If you check out the voting patterns for Venezuelans abroad you will see we are by far against Hugo Chávez. No, most of us are not "white plantation owners", as some in the extreme left want to portray us, but mostly professionals from every sector of society who got fed up of violent crime and political mobbing in Venezuela.

In 2006, Chávez got 24.47% of votes abroad whereas he got 62.84% in Venezuela.
Are now Venezuelans abroad suddenly more Chavistas than in Venezuela? Why did we decide to go out in the first place as Venezuelan emigration is rather a recent phenomenom?

We all abroad should put pressure on our embassies to make them present the numbers for each country. If lies like this start now, let's see what these people have in petto for the referendum proper.

Monday, 22 December 2008

Do you want to help Venezuela?

This is for a cool project we are organizing.

If you want to help, please, send me a couple of emails of English/German/Spanish/Dutch/French media outlets to desarrollo dot sostenible dot venezuela at gmail dot com in this format (in the body of the email only): = Press Corporation

We are collecting emails ourselves, but we have limited time. Just this: the project has to do with education.


Saturday, 20 December 2008

Off topic: Haiti

Alice Smeet is a young Belgian photographer who has produced some amazing pictures.

Here you can see one that won the UNESCO Photo of the Year 2008 Award.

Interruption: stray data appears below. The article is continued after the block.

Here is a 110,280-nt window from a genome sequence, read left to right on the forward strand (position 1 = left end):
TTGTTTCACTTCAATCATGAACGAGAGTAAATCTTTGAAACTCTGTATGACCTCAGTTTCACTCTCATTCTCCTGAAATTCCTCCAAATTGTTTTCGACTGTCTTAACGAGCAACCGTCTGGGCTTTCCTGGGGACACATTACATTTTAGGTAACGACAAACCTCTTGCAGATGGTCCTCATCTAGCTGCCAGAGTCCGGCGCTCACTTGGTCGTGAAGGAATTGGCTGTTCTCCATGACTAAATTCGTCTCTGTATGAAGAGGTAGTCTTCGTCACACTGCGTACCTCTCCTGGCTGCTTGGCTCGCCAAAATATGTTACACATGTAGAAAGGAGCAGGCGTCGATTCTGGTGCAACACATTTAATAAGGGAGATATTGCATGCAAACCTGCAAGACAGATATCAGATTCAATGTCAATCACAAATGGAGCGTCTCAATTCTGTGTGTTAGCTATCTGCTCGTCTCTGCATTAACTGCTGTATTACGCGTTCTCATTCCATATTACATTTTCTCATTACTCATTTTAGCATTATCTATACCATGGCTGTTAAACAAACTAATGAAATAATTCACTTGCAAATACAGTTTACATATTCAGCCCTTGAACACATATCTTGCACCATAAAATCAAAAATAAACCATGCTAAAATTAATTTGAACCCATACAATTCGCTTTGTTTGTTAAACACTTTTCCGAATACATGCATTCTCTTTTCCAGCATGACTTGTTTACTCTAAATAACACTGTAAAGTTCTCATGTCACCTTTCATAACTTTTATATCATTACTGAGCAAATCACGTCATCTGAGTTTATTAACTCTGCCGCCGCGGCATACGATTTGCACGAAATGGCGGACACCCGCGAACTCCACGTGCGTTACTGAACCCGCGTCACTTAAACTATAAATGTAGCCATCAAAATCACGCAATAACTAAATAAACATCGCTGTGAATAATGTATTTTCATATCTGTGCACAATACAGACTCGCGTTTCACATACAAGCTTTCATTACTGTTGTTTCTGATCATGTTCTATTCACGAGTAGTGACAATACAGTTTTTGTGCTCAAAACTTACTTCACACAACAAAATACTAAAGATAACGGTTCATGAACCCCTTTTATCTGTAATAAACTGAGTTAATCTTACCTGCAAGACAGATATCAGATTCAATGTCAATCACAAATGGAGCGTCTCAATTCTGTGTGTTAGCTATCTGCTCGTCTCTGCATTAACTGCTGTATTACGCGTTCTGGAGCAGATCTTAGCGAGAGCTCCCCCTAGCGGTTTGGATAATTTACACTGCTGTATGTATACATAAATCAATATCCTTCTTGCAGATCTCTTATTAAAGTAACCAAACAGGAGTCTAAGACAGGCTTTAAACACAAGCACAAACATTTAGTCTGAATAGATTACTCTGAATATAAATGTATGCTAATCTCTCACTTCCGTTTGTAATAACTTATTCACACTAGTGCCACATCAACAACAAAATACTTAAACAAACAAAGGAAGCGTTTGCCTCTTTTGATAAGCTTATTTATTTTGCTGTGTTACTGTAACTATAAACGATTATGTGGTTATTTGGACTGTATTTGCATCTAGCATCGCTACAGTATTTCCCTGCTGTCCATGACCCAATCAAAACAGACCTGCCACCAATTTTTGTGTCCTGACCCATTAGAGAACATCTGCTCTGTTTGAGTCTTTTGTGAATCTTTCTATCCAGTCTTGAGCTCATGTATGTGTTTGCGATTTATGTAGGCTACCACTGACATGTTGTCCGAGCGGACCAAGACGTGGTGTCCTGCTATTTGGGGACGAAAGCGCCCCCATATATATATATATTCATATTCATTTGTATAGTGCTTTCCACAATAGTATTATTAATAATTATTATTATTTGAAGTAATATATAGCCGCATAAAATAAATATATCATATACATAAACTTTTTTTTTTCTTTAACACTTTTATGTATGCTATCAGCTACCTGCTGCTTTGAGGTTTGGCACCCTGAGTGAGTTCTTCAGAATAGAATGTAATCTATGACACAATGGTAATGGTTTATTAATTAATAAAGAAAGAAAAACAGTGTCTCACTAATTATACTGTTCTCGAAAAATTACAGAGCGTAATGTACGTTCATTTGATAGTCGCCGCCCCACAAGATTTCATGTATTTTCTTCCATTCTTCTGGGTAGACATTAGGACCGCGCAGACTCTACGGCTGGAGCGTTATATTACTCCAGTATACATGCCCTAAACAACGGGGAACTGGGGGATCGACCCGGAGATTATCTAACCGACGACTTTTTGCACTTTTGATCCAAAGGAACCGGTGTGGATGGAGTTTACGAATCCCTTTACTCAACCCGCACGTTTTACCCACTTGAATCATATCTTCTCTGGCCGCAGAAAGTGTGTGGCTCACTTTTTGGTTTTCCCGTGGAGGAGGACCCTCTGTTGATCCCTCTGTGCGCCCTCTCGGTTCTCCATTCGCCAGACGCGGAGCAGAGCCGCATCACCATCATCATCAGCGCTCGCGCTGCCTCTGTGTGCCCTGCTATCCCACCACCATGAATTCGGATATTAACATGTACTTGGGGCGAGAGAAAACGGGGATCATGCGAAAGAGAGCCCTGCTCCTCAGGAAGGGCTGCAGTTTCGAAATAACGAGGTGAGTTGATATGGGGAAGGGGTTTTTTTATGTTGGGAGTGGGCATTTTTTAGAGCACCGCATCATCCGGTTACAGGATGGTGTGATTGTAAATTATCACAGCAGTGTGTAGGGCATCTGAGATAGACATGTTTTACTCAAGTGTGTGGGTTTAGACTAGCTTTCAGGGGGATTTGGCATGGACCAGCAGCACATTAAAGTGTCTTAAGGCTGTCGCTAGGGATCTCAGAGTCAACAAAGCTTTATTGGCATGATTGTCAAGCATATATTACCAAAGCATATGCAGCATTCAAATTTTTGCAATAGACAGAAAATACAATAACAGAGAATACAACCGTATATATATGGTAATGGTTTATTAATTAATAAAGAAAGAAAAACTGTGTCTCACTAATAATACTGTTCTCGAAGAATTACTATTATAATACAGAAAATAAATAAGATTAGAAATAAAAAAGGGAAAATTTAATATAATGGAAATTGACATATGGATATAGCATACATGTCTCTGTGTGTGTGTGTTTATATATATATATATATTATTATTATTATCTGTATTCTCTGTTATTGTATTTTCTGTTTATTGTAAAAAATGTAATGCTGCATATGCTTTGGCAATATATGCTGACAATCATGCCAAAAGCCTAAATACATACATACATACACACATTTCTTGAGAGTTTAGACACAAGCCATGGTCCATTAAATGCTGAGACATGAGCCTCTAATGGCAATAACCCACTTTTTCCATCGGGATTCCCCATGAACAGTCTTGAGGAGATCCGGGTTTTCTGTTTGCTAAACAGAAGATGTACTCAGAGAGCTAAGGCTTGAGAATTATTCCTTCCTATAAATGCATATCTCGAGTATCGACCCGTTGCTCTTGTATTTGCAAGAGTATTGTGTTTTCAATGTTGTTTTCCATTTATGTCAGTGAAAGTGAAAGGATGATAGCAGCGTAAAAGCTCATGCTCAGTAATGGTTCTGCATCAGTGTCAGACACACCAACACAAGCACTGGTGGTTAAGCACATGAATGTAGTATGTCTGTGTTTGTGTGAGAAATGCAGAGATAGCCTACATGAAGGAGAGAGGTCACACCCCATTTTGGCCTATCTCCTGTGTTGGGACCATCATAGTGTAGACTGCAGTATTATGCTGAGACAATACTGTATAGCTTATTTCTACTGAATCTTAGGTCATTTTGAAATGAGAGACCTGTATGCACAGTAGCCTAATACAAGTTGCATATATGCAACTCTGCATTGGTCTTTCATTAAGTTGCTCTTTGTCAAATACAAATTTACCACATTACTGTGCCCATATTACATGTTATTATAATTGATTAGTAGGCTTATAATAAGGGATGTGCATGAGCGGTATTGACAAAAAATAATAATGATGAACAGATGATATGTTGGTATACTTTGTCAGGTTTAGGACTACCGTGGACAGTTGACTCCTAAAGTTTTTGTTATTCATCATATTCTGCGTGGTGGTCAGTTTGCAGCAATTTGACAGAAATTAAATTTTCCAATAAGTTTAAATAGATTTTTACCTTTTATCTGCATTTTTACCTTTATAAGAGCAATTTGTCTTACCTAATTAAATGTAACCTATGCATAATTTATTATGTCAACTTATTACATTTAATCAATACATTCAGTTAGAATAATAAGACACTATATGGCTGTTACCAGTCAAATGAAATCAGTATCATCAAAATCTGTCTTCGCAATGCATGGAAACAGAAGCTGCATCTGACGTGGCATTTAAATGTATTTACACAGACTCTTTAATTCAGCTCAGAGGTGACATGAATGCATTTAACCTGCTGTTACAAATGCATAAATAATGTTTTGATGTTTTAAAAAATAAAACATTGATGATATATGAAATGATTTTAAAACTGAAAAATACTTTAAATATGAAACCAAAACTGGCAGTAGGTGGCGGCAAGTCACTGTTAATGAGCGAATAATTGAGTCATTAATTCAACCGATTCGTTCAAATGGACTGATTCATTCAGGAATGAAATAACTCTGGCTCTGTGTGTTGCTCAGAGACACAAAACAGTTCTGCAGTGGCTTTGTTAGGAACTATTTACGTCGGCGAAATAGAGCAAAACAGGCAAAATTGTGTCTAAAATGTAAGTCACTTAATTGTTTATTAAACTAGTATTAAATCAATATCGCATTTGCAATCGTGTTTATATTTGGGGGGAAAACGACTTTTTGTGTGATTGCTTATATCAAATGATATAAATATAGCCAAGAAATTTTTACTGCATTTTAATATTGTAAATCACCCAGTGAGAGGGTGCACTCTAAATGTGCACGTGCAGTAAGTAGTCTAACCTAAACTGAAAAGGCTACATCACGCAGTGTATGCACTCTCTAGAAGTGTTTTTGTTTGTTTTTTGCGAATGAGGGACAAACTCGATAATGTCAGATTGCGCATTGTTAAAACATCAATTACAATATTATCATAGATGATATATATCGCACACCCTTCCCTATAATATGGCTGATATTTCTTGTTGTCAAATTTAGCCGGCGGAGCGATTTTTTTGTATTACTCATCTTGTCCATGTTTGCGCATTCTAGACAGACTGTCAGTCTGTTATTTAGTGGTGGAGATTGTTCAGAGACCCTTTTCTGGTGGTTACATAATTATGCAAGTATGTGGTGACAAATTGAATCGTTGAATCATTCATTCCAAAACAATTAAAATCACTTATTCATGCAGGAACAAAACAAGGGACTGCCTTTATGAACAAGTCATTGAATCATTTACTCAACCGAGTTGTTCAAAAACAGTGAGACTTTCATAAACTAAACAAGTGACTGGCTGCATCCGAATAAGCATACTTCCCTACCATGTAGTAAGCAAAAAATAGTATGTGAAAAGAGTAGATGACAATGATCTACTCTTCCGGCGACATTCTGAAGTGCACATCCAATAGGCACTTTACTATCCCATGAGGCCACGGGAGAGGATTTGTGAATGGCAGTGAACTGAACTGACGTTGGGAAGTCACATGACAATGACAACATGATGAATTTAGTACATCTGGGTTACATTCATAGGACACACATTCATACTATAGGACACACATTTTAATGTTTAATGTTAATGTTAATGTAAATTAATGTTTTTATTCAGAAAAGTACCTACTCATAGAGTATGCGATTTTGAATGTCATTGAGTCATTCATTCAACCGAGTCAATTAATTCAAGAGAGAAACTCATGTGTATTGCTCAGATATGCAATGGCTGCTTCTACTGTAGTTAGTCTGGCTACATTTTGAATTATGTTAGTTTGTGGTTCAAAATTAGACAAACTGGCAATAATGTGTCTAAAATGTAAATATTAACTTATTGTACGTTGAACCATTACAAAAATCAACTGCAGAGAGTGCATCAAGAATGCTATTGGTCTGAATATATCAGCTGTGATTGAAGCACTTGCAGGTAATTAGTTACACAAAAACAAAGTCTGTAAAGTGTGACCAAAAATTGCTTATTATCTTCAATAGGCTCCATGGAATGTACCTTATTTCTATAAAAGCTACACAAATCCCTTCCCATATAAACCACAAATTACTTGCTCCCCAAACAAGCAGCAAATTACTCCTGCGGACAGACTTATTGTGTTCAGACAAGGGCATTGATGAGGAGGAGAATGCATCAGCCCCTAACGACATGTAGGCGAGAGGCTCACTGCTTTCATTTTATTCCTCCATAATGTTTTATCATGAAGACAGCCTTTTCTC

Venezuela should give more support to such countries as Haiti or use the money for Venezuela's poor, not for Argentina or for political propaganda around the Caribbean.

Thursday, 18 December 2008

Death in the Caribbean

Updated: I added some months before December 2006, so you can see there the tendency: there is always a peak in December and that peak is always higher in Venezuela.

As I have reported before, Carabobo is one of the most dangerous states in an already very dangerous country. Here I present some statistics on murder per month since January 2007 showing the share for each municipio.

Most murders in the municipality of Valencia take place in the South, where half a million people (half of its population) live. There is no general hospital there, only a big maternity centre. There are some small health centres, one tiny public library, bad electricity, worse sewage and a even worse garbage collection service there. Forget about the police going there.

Some other details: